Change is the rule of the business industry and as the industry environment continues to evolve fast, businesses have to respond with appropriate changes in their structures, policies, business processes, technologies, culture, and business orientation. The industry is continuously evolving and while small changes keep happening on a daily basis, many factors may require businesses to bring about major changes in how they work and what they do. One of the best examples is currently evident in the situation caused by the spread of Coronavirus which has forced several large and small businesses around the world to change how they have handled work traditionally.
Many of these businesses have shifted to a work-from-home model and some have partially adopted the remote work structure. While organizational change can happen due to several reasons, it is not always welcomed by the employees but given that organizations want to remain profitable they have to change with time to adapt to the changing situation. Some changes happen fast and some are slow and gradual. However, there are a large number of factors that may make organizational change necessary and urgent. You will read about the most common factors that can necessitate an organizational change in this article.
Changes in workplace demographics:
Inside most of the US workplaces, employee demographics have undergone a major change in less than a decade. The baby boomers have retired in large numbers and millennials have joined the workforce. Changing workforce demographics is a significant factor affecting the workflow as well as business processes and policies. The millennials are a tech-savvy generation with a very different set of preferences as compared to the previous generations in the US workforce. While they are tech-savvier compared to baby boomers, they also prefer different work arrangements and benefits. As baby boomers were ready to retire in large numbers, it led to a significant gap which organizations tried to fill by implementing retention plans. However, the demographic composition of the US workforce has changed a lot and it has a significant meaning for the US companies.
In order to better cater to the expectations of the millennials, companies have adopted policies like flexible work hours, various types of non-financial benefits as well as modified their cultures to better suit the composition of their workforce. Moreover, the growing number of millennial employees in their workforce has also required them to alter their organizational structures and work models. Another major challenge before the US companies that arose due to demographic changes was to deal with the multigenerational workforce and create a harmonious work environment that focused equally on the needs and preferences of all the working generations. Retaining the baby boomers for longer was also a critical challenge before companies since it meant a sudden loss of valuable know-how and companies were forced to devise strategies that could retain these people for longer. Apart from that, they needed to focus on creating HR strategies that could help them overcome age-related stereotypes since they were a major barrier in the retention of the baby boomers.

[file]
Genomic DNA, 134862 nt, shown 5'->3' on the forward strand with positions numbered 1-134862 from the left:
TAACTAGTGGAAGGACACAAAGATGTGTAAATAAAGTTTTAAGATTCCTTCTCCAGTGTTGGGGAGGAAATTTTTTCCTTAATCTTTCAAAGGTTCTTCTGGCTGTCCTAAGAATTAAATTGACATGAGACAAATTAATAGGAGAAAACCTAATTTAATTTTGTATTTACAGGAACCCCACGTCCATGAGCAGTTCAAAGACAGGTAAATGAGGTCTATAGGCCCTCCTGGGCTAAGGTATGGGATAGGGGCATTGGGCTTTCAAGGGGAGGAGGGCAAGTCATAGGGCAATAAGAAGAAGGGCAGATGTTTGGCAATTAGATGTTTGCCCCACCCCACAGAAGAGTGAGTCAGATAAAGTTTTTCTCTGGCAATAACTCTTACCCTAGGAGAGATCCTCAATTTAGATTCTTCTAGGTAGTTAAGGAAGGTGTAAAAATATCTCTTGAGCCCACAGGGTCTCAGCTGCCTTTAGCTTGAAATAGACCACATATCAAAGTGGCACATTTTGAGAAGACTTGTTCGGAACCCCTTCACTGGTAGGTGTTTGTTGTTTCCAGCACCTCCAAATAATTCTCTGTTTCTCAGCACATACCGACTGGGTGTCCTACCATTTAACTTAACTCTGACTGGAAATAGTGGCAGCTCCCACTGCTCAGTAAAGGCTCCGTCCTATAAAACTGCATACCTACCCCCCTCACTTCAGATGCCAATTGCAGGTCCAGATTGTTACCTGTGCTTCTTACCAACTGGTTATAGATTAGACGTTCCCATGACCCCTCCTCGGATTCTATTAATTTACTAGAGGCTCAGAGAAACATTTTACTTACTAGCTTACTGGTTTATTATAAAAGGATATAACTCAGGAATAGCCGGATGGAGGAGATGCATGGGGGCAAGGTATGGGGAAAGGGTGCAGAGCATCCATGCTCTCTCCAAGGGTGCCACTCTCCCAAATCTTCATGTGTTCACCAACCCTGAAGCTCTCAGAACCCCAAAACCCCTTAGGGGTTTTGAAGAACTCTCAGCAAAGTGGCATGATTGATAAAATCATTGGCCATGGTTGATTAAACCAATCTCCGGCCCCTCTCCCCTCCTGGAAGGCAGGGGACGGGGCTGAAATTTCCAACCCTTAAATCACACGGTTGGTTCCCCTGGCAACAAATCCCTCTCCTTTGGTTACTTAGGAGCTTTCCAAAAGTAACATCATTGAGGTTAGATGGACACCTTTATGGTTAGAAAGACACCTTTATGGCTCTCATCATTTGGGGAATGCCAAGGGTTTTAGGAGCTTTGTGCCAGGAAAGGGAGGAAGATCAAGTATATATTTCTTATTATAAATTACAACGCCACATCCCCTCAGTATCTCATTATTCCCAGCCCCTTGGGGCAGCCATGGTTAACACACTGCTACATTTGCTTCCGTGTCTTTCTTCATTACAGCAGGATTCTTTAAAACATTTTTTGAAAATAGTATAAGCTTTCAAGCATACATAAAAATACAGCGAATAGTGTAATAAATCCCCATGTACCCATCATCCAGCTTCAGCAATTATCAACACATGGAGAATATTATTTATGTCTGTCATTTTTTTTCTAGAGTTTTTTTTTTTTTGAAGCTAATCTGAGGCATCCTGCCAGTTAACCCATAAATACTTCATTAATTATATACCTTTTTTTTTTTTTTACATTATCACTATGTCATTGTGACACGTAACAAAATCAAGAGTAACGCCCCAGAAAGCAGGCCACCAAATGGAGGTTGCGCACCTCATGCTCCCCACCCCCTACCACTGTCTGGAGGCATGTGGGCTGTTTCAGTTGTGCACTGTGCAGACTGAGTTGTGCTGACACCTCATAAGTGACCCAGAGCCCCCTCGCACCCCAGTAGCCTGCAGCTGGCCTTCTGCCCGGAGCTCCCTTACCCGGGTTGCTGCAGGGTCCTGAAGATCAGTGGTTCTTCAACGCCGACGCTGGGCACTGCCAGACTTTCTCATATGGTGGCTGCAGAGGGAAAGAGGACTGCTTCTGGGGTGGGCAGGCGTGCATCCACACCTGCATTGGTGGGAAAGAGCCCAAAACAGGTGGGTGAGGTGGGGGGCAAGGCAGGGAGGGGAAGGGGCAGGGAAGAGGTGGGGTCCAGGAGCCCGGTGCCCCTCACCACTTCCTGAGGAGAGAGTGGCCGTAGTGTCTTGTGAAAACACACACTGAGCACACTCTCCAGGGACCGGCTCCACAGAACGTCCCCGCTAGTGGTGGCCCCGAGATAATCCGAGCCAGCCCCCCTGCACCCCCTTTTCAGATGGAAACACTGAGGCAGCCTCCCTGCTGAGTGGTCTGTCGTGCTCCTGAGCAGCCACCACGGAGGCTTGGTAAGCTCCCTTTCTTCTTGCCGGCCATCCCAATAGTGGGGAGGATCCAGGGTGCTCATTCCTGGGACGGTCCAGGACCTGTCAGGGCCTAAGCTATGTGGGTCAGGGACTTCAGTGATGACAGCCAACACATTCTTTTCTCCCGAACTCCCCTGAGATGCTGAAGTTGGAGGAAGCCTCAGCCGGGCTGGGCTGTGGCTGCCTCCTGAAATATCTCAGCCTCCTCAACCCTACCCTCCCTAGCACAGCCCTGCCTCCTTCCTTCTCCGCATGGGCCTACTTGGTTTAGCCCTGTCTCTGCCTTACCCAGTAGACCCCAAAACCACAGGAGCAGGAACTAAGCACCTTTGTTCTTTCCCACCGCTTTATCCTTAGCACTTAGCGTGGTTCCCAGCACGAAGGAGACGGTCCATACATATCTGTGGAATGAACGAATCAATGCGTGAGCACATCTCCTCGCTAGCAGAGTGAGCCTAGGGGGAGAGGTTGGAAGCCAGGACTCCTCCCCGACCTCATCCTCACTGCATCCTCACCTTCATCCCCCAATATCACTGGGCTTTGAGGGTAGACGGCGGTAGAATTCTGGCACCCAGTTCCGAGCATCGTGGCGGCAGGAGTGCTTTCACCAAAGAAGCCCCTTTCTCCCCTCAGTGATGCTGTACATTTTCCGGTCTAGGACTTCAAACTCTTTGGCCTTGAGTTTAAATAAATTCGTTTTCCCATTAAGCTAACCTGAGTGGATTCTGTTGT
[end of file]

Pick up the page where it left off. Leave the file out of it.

Technology has come to be recognized as the largest source of change in the twenty-first century. From the rise of the Google search engine to social media, AI, virtual reality, and several other small and large technologies, all of them have accelerated the pace at which the industry was growing. Technology has played a major role in changing our world and it was also the key factor behind the rise of tech giants like Amazon, Google, Facebook, Microsoft, and Apple. Technological evolution brought faster growth to the business industry but it also brought higher competition to the business world. Since any new technological breakthrough introduced by a competing organization could help it gain a significant edge in terms of customer base and revenue. Technology also gave birth to a race that required businesses to always remain ready for one or the other kind of change.